Cricket Review 2007
Australia completed three World Cup wins in a row when they won the 2007 title. Like in the 2003 campaign, what was special about 2007 run was that they remained unbeaten. Ricky Ponting’s side won 11 games in  a row. More importantly, the defending champions were rarely challenged throughout the competition.

Explosive batting by the openers, solid middle order, experienced lower order, all-round abilities and a top-class pace attack, Australia looked all bases covered. The only weak link seemed to be their spin bowling options but when you have so much of depth in the side, lack of spin depth looked like a minor matter.

Glenn McGrath bowed out on a high taking 26 wickets in the tournament. His is a unique career. The fast bowler featured in four World Cups and Australia went on to play finals on all four occasions – 1996, 1999, 2003 and 2007. Into the bargain, on three occasions he was a World Champion.

Adam Gilchrist’s form wasn’t all that great heading into the final. He had made two half-centuries in the competition but it was early in the tournament.

The prolific left-hander was advised by one of his coaches back in Australia to place a squash ball in his bottom hand to give him more control with his grip. He opted to try out the method in a World Cup final and it paid off as he smashed a stunning 149 in the final against Sri Lanka.

Commercially, the World Cup was a flop. India had a first-round exit after playing just three games and television revenue suffered a serious blow. Pakistan failed to go beyond the first round too and the death of their coach Bob Woolmer after their elimination in Jamaica send shockwaves in the cricketing world. The former champions had suffered a surprise loss to Ireland.

Exorbitant ticket prices also kept the locals out of the venues and as a result the games were played in front of empty stadiums.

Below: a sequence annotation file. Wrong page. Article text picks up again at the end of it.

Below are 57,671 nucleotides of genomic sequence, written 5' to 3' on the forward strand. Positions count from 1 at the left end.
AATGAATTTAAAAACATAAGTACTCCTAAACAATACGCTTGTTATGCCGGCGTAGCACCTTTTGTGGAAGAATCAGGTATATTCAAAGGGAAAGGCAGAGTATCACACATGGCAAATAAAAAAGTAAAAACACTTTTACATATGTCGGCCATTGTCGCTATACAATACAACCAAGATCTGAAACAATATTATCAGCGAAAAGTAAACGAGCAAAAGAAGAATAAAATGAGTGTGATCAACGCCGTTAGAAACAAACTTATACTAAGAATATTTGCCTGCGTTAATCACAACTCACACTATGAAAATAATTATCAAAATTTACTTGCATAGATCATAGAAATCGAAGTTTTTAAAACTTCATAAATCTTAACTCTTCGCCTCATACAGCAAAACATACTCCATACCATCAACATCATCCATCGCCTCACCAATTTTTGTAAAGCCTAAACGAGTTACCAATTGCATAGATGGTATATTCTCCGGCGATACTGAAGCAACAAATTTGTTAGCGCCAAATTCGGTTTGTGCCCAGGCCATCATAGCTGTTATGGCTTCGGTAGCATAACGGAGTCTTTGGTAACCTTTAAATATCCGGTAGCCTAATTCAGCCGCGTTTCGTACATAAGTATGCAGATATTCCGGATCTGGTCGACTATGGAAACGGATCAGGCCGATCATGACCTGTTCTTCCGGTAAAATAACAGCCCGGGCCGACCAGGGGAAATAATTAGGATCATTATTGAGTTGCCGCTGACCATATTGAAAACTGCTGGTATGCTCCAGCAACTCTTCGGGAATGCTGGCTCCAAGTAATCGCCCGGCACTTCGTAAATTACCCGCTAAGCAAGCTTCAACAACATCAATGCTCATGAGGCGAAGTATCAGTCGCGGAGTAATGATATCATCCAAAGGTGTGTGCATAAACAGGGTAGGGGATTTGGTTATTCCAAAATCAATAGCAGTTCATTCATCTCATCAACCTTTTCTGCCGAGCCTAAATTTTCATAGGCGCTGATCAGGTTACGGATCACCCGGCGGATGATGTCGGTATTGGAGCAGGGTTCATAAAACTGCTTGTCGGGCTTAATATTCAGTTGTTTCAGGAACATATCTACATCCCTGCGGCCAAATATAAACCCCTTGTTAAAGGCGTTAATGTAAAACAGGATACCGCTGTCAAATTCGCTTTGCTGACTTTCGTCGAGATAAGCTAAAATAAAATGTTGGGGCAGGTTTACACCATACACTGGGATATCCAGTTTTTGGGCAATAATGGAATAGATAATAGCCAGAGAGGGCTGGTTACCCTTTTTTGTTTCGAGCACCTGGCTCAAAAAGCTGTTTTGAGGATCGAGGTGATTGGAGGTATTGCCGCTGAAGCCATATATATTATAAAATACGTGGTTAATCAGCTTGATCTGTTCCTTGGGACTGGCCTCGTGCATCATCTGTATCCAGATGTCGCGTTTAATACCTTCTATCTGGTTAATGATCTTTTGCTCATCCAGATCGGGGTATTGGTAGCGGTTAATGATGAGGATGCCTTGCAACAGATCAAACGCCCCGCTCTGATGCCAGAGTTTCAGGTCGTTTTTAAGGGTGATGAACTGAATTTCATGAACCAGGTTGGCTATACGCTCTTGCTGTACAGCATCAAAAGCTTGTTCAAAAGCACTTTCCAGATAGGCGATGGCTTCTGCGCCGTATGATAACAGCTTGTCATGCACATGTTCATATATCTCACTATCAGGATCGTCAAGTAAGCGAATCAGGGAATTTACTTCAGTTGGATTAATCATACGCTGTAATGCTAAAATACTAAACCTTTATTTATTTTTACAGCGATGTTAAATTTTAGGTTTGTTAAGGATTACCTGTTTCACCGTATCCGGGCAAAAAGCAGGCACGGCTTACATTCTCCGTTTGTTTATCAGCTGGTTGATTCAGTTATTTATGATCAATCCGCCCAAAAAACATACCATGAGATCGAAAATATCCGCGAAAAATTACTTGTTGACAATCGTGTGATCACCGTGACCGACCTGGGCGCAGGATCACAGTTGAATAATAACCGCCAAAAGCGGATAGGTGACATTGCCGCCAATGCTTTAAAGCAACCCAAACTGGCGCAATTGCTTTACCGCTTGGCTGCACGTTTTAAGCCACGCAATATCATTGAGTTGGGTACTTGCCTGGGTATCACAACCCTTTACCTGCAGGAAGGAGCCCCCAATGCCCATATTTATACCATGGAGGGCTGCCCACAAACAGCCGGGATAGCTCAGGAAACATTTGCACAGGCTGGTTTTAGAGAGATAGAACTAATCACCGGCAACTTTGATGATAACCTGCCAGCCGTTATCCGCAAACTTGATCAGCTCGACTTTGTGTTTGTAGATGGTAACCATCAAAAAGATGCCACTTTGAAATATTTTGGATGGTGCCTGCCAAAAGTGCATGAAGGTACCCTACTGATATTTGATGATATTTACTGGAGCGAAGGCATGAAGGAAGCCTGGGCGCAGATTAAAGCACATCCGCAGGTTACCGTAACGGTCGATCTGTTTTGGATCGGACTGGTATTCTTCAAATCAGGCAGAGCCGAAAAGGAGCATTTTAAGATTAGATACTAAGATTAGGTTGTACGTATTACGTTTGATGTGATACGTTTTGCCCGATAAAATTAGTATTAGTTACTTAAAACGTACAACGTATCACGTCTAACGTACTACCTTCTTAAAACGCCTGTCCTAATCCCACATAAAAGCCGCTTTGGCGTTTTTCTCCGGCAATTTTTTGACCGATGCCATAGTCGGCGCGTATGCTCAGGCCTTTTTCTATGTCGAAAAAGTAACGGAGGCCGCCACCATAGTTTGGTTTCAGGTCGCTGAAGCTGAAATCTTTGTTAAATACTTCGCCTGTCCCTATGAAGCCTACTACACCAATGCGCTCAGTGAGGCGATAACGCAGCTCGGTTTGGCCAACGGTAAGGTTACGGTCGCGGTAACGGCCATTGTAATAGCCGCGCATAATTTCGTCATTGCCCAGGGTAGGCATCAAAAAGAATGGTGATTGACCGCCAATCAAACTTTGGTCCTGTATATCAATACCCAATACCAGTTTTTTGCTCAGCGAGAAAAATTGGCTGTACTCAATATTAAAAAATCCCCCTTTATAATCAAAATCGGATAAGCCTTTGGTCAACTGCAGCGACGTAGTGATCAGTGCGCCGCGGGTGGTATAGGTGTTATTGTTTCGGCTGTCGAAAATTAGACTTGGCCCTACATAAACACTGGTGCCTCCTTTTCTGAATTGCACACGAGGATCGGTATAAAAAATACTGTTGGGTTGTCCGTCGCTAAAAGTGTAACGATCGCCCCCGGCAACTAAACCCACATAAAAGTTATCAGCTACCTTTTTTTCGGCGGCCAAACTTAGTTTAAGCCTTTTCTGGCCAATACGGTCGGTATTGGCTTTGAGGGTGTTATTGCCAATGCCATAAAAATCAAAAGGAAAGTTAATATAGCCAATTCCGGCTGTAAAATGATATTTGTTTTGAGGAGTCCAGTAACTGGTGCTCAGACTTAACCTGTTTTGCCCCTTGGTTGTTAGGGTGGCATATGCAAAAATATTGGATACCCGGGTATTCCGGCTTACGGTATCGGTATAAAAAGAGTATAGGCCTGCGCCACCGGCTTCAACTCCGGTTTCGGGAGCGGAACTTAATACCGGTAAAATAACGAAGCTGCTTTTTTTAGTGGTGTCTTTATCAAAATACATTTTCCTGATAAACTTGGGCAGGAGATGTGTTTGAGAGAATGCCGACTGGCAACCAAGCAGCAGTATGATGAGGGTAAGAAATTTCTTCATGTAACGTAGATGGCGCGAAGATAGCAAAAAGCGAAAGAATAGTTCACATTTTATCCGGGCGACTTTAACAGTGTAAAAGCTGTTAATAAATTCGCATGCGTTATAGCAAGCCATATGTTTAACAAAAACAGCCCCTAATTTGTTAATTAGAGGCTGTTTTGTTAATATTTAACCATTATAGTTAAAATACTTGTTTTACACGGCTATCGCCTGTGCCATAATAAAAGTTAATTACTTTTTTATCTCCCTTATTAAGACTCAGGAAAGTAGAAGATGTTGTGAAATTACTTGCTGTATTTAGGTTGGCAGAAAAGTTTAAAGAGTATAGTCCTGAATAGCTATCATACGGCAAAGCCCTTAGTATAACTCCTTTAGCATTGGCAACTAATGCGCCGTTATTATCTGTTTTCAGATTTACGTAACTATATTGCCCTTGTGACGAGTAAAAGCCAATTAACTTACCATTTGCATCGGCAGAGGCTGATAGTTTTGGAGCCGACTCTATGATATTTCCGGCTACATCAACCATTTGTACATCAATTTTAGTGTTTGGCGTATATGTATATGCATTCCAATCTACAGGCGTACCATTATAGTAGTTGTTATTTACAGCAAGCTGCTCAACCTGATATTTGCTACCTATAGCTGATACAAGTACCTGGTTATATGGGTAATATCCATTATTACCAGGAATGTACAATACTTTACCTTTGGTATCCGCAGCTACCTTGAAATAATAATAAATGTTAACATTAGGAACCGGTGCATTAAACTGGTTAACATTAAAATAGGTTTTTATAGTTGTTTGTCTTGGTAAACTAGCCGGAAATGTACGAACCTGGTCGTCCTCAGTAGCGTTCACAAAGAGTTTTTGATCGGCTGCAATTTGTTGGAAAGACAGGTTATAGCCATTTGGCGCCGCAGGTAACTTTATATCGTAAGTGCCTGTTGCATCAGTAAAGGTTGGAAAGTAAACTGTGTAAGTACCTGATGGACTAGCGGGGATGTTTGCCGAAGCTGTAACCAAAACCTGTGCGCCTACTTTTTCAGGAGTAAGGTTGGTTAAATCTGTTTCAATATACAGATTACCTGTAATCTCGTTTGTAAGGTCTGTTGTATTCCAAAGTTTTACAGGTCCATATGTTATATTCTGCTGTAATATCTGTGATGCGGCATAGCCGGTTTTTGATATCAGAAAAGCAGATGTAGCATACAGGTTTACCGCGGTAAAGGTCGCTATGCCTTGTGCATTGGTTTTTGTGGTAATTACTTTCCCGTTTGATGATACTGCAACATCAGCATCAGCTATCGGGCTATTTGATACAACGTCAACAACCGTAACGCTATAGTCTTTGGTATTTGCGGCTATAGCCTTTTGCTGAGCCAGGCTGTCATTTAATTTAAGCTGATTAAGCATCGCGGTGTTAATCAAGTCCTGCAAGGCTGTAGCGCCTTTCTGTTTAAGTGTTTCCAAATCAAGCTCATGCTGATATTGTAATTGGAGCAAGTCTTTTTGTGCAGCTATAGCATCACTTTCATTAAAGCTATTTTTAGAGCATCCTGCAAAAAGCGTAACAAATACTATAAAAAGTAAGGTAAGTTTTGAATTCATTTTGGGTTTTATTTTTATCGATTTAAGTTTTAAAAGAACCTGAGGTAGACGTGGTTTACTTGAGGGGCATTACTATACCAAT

This year the ICC also introduced the inaugural World T-20. Later, the event’s name was changed to T-20 World Cup.

India were slow to buy into the story that the T-20 format could prosper. The format was introduced as it was felt that people were losing interest in Test cricket and a brief three-hour game could attract younger fans. Running down the format, then Indian cricket board chief Jagmohan  Dalmiya said, ‘When there is a Test match in my backyard in Calcutta, there are 100,000 fans inside the ground and 20,000 outside the ground.’

India didn’t even send a full-strength side. They handed the captaincy to a young M.S. Dhoni. The side was full of rookies. Fate would have it that India would meet arch-rivals Pakistan in the final.

Dhoni’s cool as a cucumber demeanour when things weren’t going for his side was a godsend and India held their nerves during several tight games to get over the line.

The final at the Wanderers was a last over thriller with the little known Joginder Sharma showing nerves of steel going against the seasoned Misbah-ul-Haq. Soon, T-20 cricket became a popular format in India and the following year the IPL was born.

Australia also stamped their authority in Test match cricket handing England a 5-0 whitewash.

Several star Australian players including Shane Warne had announced their retirements prior to the series and they went on a high with a dominant performance. Australia had surrendered the Ashes to England in 2005 and they avenged that defeat with a clinical performance.

Warne with 23 wickets and McGrath with 21 wickets enjoyed good returns, but they were both outshined by Stuart Clark, who finished with 26 wickets at an average of 17.

This was anticipated as one of the greatest Ashes series in history with England possessing some star players in their ranks to match Australia. Tickets for Boxing Day Test and New Year Test were sold out within hours after being put into sale. But the series proved to be an anti-climax. It was also John Buchanan’s climax after being in charge of the Australian side for seven years and his planning was meticulous.

India once again ruined a good start in South Africa suffering a 2-1 series loss. There were dramatic scenes at the Wanderers when Indian quicks bowled out South Africa for 84 runs to set up a famous win. But the Proteas quicks hit back winning in Durban and Cape Town to maintain their unbeaten record against India at home.